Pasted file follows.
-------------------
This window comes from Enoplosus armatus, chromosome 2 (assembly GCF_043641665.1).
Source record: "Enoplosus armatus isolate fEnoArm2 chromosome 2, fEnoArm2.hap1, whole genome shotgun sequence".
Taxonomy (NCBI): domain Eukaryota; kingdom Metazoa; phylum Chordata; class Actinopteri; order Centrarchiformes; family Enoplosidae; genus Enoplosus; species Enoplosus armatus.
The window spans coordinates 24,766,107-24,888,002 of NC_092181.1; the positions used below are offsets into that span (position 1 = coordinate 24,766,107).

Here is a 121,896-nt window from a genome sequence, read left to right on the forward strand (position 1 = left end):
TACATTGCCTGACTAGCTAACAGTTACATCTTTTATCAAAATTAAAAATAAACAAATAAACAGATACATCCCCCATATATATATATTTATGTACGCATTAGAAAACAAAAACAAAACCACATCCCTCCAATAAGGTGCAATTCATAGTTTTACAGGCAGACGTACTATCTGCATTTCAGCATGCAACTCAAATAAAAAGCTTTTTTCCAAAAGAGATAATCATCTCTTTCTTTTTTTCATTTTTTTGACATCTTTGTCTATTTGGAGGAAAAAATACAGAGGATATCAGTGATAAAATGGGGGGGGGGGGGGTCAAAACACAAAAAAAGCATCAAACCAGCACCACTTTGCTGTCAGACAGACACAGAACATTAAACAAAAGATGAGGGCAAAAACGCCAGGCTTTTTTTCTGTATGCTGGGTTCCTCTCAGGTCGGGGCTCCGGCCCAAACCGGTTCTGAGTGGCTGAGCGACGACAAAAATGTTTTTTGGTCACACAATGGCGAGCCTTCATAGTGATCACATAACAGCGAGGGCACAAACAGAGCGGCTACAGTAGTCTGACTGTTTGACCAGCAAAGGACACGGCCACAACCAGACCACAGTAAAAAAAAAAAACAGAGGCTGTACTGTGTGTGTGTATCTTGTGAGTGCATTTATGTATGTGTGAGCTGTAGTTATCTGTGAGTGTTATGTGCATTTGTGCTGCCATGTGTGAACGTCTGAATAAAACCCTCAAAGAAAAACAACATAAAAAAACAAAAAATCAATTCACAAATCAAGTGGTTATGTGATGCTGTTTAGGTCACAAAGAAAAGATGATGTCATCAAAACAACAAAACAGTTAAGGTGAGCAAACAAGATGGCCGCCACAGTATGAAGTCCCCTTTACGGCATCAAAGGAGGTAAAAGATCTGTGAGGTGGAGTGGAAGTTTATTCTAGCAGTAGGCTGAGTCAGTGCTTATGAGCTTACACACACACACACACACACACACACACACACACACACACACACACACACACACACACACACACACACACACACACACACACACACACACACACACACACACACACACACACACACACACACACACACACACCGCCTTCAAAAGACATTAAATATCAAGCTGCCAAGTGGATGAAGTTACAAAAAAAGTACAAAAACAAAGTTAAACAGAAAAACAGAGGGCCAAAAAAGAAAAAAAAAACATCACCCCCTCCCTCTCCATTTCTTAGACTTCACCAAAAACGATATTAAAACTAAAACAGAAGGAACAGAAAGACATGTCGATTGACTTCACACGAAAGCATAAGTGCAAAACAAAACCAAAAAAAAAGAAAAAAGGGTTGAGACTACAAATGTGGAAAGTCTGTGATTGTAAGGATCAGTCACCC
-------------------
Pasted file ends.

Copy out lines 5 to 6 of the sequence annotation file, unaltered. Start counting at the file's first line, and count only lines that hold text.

Here is a 121,896-nt window from a genome sequence, read left to right on the forward strand (position 1 = left end):
TACATTGCCTGACTAGCTAACAGTTACATCTTTTATCAAAATTAAAAATAAACAAATAAACAGATACATCCCCCATATATATATATTTATGTACGCATTAGAAAACAAAAACAAAACCACATCCCTCCAATAAGGTGCAATTCATAGTTTTACAGGCAGACGTACTATCTGCATTTCAGCATGCAACTCAAATAAAAAGCTTTTTTCCAAAAGAGATAATCATCTCTTTCTTTTTTTCATTTTTTTGACATCTTTGTCTATTTGGAGGAAAAAATACAGAGGATATCAGTGATAAAATGGGGGGGGGGGGGGTCAAAACACAAAAAAAGCATCAAACCAGCACCACTTTGCTGTCAGACAGACACAGAACATTAAACAAAAGATGAGGGCAAAAACGCCAGGCTTTTTTTCTGTATGCTGGGTTCCTCTCAGGTCGGGGCTCCGGCCCAAACCGGTTCTGAGTGGCTGAGCGACGACAAAAATGTTTTTTGGTCACACAATGGCGAGCCTTCATAGTGATCACATAACAGCGAGGGCACAAACAGAGCGGCTACAGTAGTCTGACTGTTTGACCAGCAAAGGACACGGCCACAACCAGACCACAGTAAAAAAAAAAAACAGAGGCTGTACTGTGTGTGTGTATCTTGTGAGTGCATTTATGTATGTGTGAGCTGTAGTTATCTGTGAGTGTTATGTGCATTTGTGCTGCCATGTGTGAACGTCTGAATAAAACCCTCAAAGAAAAACAACATAAAAAAACAAAAAATCAATTCACAAATCAAGTGGTTATGTGATGCTGTTTAGGTCACAAAGAAAAGATGATGTCATCAAAACAACAAAACAGTTAAGGTGAGCAAACAAGATGGCCGCCACAGTATGAAGTCCCCTTTACGGCATCAAAGGAGGTAAAAGATCTGTGAGGTGGAGTGGAAGTTTATTCTAGCAGTAGGCTGAGTCAGTGCTTATGAGCTTACACACACACACACACACACACACACACACACACACACACACACACACACACACACACACACACACACACACACACACACACACACACACACACACACACACACACACACACACACACACACACACACACACCGCCTTCAAAAGACATTAAATATCAAGCTGCCAAGTGGATGAAGTTACAAAAAAAGTACAAAAACAAAGTTAAACAGAAAAACAGAGGGCCAAAAAAGAAAAAAAAAACATCACCCCCTCCCTCTCCATTTCTTAGACTTCACCAAAAACGATATTAAAACTAAAACAGAAGGAACAGAAAGACATGTCGATTGACTTCACACGAAAGCATAAGTGCAAAACAAAACCAAAAAAAAAGAAAAAAGGGTTGAGACTACAAATGTGGAAAGTCTGTGATTGTAAGGATCAGTCACCC